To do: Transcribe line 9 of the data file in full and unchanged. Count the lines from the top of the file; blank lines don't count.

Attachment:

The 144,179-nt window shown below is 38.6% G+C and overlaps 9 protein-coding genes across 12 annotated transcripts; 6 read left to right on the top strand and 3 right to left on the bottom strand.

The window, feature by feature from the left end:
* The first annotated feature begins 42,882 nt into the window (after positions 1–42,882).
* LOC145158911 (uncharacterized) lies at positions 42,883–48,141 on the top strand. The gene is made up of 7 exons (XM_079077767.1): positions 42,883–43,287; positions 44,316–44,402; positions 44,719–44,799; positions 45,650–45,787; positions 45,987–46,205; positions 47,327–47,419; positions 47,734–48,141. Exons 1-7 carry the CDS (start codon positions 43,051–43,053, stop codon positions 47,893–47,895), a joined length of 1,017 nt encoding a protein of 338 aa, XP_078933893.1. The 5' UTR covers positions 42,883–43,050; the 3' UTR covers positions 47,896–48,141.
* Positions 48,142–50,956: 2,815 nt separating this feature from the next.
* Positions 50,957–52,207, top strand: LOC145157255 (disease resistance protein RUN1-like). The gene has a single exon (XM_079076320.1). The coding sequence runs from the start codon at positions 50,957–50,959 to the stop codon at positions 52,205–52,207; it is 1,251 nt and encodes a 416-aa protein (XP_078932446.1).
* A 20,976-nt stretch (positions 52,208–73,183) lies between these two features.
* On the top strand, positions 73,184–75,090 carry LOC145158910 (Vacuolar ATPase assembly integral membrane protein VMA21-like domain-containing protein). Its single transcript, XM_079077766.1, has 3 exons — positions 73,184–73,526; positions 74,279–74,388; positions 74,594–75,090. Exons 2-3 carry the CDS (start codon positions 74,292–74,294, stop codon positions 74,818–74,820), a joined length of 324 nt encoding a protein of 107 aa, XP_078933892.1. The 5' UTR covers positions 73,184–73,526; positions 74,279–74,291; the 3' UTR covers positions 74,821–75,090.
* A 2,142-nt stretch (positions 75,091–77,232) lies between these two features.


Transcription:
* A 2,142-nt stretch (positions 75,091–77,232) lies between these two features.